IT wasn't hard to track down Nigel Hawthorne one hot summer's morning. A familiar voice - part C.S. Lewis, part Sir Humphrey Appleby (from the BBC's ``Yes, Minister''), and part George III - sent bold clues along the corridors of the warehouse that is now the headquarters of the National Youth Theatre.
The touring company of the Royal National Theatre was using a rehearsal room to sharpen its production of Alan Bennett's ``The Madness of George III'' before its departure for the United States. When a tea break was called, Hawthorne came bursting into the anteroom with anything but regal dignity, perspiration dripping from disheveled gray hair, his smock smudged with makeup.
But there was a sparkle in his eyes. ``In modern theater you don't very often get a part as enormous as this. It's a long role, a powerful role, a very, very emotional part,'' he said in a Monitor interview.
``I was able to play it [in repertory] at the National for a year, but not for the eight performances a week I'll be expected to give in the States.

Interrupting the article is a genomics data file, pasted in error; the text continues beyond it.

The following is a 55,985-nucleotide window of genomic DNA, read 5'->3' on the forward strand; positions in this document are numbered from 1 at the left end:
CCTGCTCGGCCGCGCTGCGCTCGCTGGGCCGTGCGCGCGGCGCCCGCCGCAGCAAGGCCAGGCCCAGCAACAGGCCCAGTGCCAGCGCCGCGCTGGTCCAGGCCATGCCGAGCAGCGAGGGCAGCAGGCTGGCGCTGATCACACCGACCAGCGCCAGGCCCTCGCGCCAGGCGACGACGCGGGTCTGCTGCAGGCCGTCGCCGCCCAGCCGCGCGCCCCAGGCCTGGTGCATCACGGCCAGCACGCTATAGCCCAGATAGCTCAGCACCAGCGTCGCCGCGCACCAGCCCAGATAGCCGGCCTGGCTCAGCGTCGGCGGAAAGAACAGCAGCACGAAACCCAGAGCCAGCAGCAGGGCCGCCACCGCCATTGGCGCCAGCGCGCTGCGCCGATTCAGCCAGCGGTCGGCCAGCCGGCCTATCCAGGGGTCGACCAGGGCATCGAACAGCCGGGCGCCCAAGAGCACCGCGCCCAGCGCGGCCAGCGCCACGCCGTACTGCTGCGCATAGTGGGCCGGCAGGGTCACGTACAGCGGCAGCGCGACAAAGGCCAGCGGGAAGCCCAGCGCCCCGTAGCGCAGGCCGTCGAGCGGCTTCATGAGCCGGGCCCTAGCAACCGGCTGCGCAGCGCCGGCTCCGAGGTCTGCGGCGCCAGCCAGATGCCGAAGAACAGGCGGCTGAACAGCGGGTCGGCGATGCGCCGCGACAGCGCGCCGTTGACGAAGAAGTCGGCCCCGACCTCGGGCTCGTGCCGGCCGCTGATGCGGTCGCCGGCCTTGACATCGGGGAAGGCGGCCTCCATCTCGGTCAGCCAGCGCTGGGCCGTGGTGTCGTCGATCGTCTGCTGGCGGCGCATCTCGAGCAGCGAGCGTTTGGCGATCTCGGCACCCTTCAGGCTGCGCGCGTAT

``In many ways, it's a distressing play to watch. But the outcome is so electrifying that people who have seen the play have felt nothing but exhilaration.''
Hawthorne first toured North America with the National Theatre in 1974, playing Touchstone in an all-male production of ``As You Like It,'' and two years later he played on the South Bank for the first time in Franz Werfel's ``Jacobowsky and the Colonel'' and ``The Magistrate'' by Arthur Wing Pinero.
Hawthorne looks back gratefully on the experience that led to his 1991 Tony Award for the role of C.S. Lewis in ``Shadowlands.''
``I worked with Jane Alexander and a wonderful company.... Also the audiences in New York are much warmer than they are in Britain.
``It was a very personal play for me because I involved myself very deeply in it, as I do in George III. I'm very lucky at my time of life to have had two absolutely extraordinary roles in succession.''